Retired former Olympic speedskater Bridie Farrell talks about being sexually abused as a teenager. At left is Sen. Richard Blumenthal. Clarice Silber /
Retired Olympic speedskater Bridie Farrell talks about being sexually abused as a teenager. At left is Sen. Richard Blumenthal. Clarice Silber /

U.S. Sen. Richard Blumenthal, D-Conn., said Wednesday a Senate subcommittee will hold another hearing on abuse in Olympic sports and propose new legislation to tackle the systemic issue occurring under the purview of the U.S. Olympic Committee and national sports organizations.

Blumenthal and Connecticut Child Advocate Sarah Eagan stood alongside four former elite athletes as they detailed abuse they experienced in their sports.

The senator said the U.S. Olympic Committee, USA Gymnastics, USA Swimming, and other national sports governing bodies have been invited to testify at the upcoming May 22 hearing.

“I want to know what they knew, when they knew it, and why they took no action, including the United States Olympic Committee, which also has a trust responsibility,” Blumenthal said.

Retired former speedskater Bridie Farrell was a 15-year-old aspiring Olympian when she says her former teammate, Andy Gabel, a prominent Olympic medalist, began sexually abusing her.

The former elite speedskater was among a number of top athletes who testified before the Senate Subcommittee on Consumer Protection, Product Safety, Insurance and Data Security’s first hearing in April. That subcommittee has jurisdiction over the Olympic Committee and amateur sports.

Farrell described the abuse as “this leash that he had on me that got tighter and tighter,” and said it eventually ended when Gabel left to compete in the 1998 Olympics and then retired from speed skating.

“And so, people say, ‘Well why didn’t you speak up then?’” Farrell said. “Well, he went on to run the Salt Lake Olympic Committee and he went on to be the president of USA Speed Skating. So, the leadership of my national governing body had molested me 100 times. Obviously, I wasn’t going to speak up.”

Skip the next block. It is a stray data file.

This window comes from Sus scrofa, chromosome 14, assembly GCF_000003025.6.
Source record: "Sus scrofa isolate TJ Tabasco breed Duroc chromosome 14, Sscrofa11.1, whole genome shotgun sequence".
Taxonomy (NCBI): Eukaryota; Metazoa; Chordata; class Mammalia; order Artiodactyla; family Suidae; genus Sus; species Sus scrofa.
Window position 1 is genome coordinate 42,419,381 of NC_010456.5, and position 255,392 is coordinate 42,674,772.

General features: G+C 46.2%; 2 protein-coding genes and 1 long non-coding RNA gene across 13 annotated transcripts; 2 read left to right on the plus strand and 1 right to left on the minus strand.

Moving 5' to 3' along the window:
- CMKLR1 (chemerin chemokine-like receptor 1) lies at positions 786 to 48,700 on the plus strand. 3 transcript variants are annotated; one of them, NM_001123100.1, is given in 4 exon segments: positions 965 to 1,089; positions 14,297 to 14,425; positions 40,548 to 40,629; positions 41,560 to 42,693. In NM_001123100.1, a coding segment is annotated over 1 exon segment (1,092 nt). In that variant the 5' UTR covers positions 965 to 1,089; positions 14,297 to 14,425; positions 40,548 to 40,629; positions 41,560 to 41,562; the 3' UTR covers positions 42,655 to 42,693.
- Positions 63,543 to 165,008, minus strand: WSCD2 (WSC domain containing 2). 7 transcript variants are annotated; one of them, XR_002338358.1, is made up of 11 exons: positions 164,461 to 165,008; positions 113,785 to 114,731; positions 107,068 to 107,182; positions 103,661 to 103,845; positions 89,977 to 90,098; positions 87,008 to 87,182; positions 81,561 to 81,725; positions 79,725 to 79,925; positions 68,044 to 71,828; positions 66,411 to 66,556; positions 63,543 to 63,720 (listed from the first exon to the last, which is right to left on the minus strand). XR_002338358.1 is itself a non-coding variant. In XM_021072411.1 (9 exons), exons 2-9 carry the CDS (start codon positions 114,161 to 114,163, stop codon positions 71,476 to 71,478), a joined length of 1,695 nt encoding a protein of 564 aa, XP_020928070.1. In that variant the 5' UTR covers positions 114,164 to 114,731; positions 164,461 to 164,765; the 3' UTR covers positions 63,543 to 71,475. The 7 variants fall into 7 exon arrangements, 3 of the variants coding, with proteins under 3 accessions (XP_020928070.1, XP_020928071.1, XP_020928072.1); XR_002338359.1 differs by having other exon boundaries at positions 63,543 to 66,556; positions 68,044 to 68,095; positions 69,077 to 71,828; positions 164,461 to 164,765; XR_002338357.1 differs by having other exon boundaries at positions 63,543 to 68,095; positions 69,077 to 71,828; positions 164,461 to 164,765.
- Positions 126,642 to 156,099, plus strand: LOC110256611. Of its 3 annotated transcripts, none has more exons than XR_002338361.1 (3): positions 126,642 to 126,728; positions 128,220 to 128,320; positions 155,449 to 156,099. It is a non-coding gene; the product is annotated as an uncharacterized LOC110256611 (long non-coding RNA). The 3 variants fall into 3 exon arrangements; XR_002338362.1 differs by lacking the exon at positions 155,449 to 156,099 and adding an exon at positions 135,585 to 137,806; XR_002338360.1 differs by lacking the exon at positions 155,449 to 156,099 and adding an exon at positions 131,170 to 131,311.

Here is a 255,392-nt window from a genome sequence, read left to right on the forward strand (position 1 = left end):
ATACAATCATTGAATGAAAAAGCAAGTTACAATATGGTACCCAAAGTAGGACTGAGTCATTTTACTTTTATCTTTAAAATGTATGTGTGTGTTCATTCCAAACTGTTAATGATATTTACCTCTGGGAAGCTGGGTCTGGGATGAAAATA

The U.S. Center for SafeSport, an independent body that educates and trains top athletes and staff, and investigates reports of sexual misconduct within the U.S. Olympic and Paralympic Movements, opened last March to address abuse in sports.

The organization does not have a statute of limitations dictating when people must come forward, and it maintains a public database detailing disciplinary decisions for those involved in misconduct.

Blumenthal said the establishment of SafeSport has helped athletes overcome fear of retaliation for their complaints

The organization received 540 total reports across 38 different sports in its first year. Those cases led to 73 lifetime bans.

“I think that’s a testament to the need for the center and the importance of the timing given the number of reports,” SafeSport spokesman Daniel Hill said.

Hill said the organization is working with other professional and youth sports leagues to make them aware of the database when looking to hire new employees.

The athletes described similar so-called grooming tactics by their abusers, including receiving constant individual attention and time together with them.

Debra Denithorne Grodensky, a former competitive swimmer, said the grooming process is a form of emotional abuse and serves as a gateway to the sexual abuse.

“And the emotional abuse continues in between every sexual incident, so it has equal weight,” she said. “The sexual abuse is horrific but so is the grooming.”

Clarice Silber was a General Assignment Reporter at CT Mirror. She formerly worked for The Associated Press in Phoenix as a legislative and general assignment reporter. In 2016, she conducted extensive interviews and research in Portuguese and Spanish for the Pulitzer Prize-winning investigative team at McClatchy, which was the only U.S. newspaper to gain initial access to the Panama Papers. She is a Rio de Janeiro native and graduated from the University of Maryland’s Philip Merrill College of Journalism.

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